since I’m the new kid here (though I’ve been
reviewing movies longer than the ages of the Jonas Brothers
combined), I still need to let you know something from the
outset before I begin my thoughts on Harry Potter and
the Deathly Hallows Part I (whose title sounds suspiciously
close to a certain uneven Mel Brooks movie).
read any of the Potter books. Not a one. I made up my mind
I wanted to see the movie series as a movie series. I still
don’t know who dies — well, who else dies now,
and I don’t want to know. Can you tell I despise spoilers?
Anyway, to the half-movie at hand.
know how you forgive very good friends the occasional shortcoming?
You’ve grown up with them, you’ve spent a lot
of time with them — you just like them, and you cut
them some slack when they slack off a bit.
I’m not saying Potter 7-I is a bad movie.
It isn’t. It’s very enjoyable, in fact. I left
the theater smiling and anxiously awaiting 7-II.
But it becomes obvious by the third or fourth
time some of the characters swoosh to yet another “safe”
location that while the decision to split the last novel
into two movies would gratefully keep us from sitting through
a five-hour finale, that there was probably very little
footage left on the editing floor to flesh this one out
to a little over two hours.
I think probably everything that was shot
was included. Actually the one scene I wanted to see was
only mentioned in dialogue. And it involves birthday cake.
But I digress.
Hogwarsian Trio keeps growing into the best-looking young
threesome in cinema in decades. Harry, Hermione, and Ron
continue their wizardly odyssey and are just as entertaining
and enjoyable as ever — though their cuteness is almost
gone (except for Emma Watson), they have matured into nicely
of you who have read the novels (or seen the last installment)
know, things are not going well in the world of wizardry.
The good ones are on the run from the ever infecting Lord
Voldemort and his bad ones. Our clan is taking severe and
drastic measures to protect those they must leave behind,
and to transfer Harry to a place to keep him safe until
... until, um ... until ... it’s time.
It’s an oddly rushed sequence which
could have been paced for at least a little more sympathy,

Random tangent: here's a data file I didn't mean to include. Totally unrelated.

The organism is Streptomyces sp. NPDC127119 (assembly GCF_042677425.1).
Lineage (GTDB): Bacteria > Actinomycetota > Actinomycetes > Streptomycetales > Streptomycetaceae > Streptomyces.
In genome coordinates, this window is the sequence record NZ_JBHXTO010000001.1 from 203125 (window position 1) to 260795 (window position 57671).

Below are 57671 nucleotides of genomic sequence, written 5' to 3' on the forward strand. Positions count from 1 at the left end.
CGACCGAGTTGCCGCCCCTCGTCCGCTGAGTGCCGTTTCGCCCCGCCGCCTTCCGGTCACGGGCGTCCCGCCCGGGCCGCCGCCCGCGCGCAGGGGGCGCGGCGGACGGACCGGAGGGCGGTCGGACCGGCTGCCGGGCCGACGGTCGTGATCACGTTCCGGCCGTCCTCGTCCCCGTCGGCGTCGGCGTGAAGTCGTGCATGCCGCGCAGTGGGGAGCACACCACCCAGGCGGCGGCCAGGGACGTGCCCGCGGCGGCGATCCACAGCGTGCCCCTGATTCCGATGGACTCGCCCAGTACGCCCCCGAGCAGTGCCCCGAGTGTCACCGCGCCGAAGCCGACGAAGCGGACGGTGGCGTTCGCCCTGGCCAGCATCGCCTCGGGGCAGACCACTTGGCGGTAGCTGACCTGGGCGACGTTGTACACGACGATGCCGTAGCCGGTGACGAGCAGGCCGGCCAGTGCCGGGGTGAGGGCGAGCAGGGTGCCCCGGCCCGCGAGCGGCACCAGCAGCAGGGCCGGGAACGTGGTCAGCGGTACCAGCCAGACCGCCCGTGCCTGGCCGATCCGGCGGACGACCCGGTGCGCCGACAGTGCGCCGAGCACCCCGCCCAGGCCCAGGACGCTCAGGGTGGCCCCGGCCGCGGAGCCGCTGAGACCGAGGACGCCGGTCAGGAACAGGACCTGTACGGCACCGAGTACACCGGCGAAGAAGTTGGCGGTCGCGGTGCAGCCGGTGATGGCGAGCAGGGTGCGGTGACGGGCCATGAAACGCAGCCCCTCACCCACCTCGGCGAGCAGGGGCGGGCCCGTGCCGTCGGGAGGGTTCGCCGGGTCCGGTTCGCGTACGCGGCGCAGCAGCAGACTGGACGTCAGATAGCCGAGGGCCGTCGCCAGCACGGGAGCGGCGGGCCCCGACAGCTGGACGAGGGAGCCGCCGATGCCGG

but then Harry can’t stay in one place too long these
What follows is a pendulum of good, evil,
good with evil subtext, anti-gravity torture, confused allegiances,
blatently undisguised fascism, and quick reminders of who
all 48 characters are in the first fifteen minutes.
is important though, lest the film fall into the trap of
Lord of the Rings: The Two Towers, where there’s
seemingly a battle every fifteen minutes and you’re
not sure who’s fighting whom, why, or what happens
if one side defeats the other.
is obviously the first half of one movie. But hey, half
a Harry Potter beats ninety-five percent of what
we get from the movies in general.
Potter director David Yates once again leads us
through some wonderful visuals and the world that is ours
but yet is not.
to admit though, in this installment the chases on land,
sea and air — well, not sea — are oddly uninvolving
and chopped so much that there is no build or thrill to
them. Remember the first Quidditch game in the first movie?
How exciting that was? I missed that here. This time the
chases merely serve to get people from one place to another
And that’s a prevalent device throughout
this movie. People moving and popping around. A lot.
But between the globe-popping, the familiar
and entertaining Potter tapestry remains intact.
Some of the stand-out sequences involve:
• The animated sequence in which the
title of the movie is explained. Beautiful yet macabre,
I was mesmerized by it and its unique visual style.
• One little musical scene in particular
which says a great deal with no dialogue whatsoever. And
it’s a tribute to these leading actors that they can
now handle such a scene.
• A scene in an old attic involving
something slithery. (Prepare to replace your popcorn)
a lot of prep work going on in HP 7-I. Heavy duty
prep work for HP 7-II. So while this really isn’t
a stand-alone movie, Harry Potter and the Deathly Hallows
Part I will really gear you up for the series finale.
don’t tell me what happens!
Kopulos is a long-time Bay Area actor, writer and director
who spent several years as movie critic for Greg Kihn's
show on KFOX Radio.